The purposes of the Exmoor Pony Festival are:
• to promote the free-living moorland herds of registered Exmoor Ponies which are part of the Exmoor National Park’s landscape and heritage
• to educate the public on the welfare and management of the herds and …
• to foster an appreciation of the Exmoor Pony breed
We do hope that you will find this page informative and that we can encourage you to think Exmoor. It is essential for the breed which is on the RBST Watchlist Category 2 (Endangered) to breed from registered stock in order to maintain the genetic pool. Responsible breeding policies have been in place on the moor for a good number of years in line with the current thinking of all equine and welfare organisations.
When numbers were recorded at the end of the Second World War, it was thought that only 50 registered Exmoor ponies remained worldwide.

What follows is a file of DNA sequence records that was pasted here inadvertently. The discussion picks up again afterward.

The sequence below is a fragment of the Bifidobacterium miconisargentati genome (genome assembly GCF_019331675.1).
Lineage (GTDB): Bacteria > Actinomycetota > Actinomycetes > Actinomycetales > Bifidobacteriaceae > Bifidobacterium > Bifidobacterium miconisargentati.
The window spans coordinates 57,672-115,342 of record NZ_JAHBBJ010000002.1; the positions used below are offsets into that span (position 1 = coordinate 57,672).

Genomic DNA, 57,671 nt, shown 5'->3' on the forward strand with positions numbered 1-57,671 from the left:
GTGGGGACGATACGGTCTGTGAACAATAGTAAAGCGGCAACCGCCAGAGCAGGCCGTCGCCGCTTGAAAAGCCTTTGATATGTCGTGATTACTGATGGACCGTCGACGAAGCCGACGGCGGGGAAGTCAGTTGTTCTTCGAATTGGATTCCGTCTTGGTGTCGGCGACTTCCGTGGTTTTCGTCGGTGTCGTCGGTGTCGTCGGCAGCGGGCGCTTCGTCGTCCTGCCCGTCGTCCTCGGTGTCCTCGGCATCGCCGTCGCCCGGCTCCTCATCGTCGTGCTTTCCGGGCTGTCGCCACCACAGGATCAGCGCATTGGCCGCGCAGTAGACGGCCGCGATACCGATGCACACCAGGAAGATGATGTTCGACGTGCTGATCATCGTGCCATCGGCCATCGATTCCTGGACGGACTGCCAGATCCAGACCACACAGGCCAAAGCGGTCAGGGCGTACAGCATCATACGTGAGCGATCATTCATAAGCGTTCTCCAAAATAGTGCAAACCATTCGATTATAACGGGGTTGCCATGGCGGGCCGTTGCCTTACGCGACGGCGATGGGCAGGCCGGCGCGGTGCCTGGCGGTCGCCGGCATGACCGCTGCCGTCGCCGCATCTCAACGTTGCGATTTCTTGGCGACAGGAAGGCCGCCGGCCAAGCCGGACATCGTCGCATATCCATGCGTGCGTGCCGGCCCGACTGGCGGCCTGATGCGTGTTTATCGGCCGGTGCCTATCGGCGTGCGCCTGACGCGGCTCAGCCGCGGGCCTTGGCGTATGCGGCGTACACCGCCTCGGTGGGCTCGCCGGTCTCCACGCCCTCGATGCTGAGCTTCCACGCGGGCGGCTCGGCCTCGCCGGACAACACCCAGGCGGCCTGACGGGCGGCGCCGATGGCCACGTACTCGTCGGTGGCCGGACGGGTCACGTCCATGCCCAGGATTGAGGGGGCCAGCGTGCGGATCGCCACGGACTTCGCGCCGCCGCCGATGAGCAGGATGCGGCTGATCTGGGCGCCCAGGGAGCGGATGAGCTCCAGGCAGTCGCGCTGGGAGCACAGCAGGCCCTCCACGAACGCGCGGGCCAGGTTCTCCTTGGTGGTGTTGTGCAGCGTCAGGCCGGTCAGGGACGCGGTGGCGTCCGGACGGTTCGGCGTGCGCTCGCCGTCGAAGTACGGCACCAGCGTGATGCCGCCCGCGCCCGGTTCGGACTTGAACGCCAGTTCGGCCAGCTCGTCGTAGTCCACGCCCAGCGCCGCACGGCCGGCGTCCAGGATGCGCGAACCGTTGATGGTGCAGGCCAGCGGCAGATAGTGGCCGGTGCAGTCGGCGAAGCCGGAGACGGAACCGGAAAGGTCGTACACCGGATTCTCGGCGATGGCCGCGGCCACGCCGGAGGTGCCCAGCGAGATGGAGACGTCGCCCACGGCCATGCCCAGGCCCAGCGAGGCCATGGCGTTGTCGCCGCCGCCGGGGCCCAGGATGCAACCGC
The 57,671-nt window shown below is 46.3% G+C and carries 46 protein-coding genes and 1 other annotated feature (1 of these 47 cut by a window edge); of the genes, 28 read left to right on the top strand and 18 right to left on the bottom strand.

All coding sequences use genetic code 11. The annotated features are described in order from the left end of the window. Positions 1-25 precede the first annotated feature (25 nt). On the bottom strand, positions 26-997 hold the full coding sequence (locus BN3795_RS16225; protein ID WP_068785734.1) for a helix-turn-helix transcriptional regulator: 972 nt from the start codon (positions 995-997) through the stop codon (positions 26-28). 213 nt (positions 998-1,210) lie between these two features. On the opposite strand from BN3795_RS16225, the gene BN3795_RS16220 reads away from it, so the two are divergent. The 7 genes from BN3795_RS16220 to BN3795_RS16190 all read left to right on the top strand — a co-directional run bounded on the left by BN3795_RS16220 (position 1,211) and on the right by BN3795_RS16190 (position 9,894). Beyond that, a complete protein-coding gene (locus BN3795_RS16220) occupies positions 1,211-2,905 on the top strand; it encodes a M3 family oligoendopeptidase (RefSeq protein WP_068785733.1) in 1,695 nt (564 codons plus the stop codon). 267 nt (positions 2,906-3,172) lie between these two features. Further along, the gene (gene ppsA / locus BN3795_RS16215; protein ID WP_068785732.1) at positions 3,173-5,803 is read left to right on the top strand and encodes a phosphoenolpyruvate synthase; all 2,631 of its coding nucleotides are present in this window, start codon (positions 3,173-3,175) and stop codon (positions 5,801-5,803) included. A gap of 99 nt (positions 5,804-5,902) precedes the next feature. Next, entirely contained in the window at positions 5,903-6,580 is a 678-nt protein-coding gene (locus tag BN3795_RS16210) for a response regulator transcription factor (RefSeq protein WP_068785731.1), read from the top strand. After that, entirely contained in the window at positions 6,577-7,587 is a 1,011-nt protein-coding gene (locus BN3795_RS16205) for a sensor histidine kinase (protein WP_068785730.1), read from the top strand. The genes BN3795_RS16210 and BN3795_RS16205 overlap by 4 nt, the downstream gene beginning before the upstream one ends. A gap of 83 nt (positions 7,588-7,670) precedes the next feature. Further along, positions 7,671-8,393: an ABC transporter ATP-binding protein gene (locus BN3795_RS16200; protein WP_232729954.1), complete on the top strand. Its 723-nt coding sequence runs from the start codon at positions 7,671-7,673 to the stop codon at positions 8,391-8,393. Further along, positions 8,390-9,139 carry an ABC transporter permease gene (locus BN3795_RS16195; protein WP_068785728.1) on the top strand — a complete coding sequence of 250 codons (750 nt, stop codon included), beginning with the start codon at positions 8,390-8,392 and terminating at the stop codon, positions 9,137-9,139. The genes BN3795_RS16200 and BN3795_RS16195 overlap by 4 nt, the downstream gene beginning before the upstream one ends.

In 1947 Mary Etherington, a staunch supporter of the breed, rallied the moorland breeders and said, “The coming generations will have good reason to call us unfaithful stewards if when we are gone there are no more little horses on the Exmoor hills”.
Over the years numbers increased slowly but in 1993 when the Exmoor National Park was designated an Environmentally Sensitive Area, the ponies very existence was put into question. The authorities thinking was that the ponies should come off the moor during the winter threatening the long term survival of the breed. Thankfully the work of the Exmoor Pony Society ensured that the ESA document for Exmoor confirmed that the registered ponies had been made a special case and could remain on the moor year round.
Today, there are around 500 Exmoor ponies registered into the free-living herds running on Exmoor and a further 3500 worldwide. Despite the increased numbers the small genetic pool and low number of breeding mares means that the ponies remain on the Rare Breed Survival Trust Watchlist Category 2, Endangered.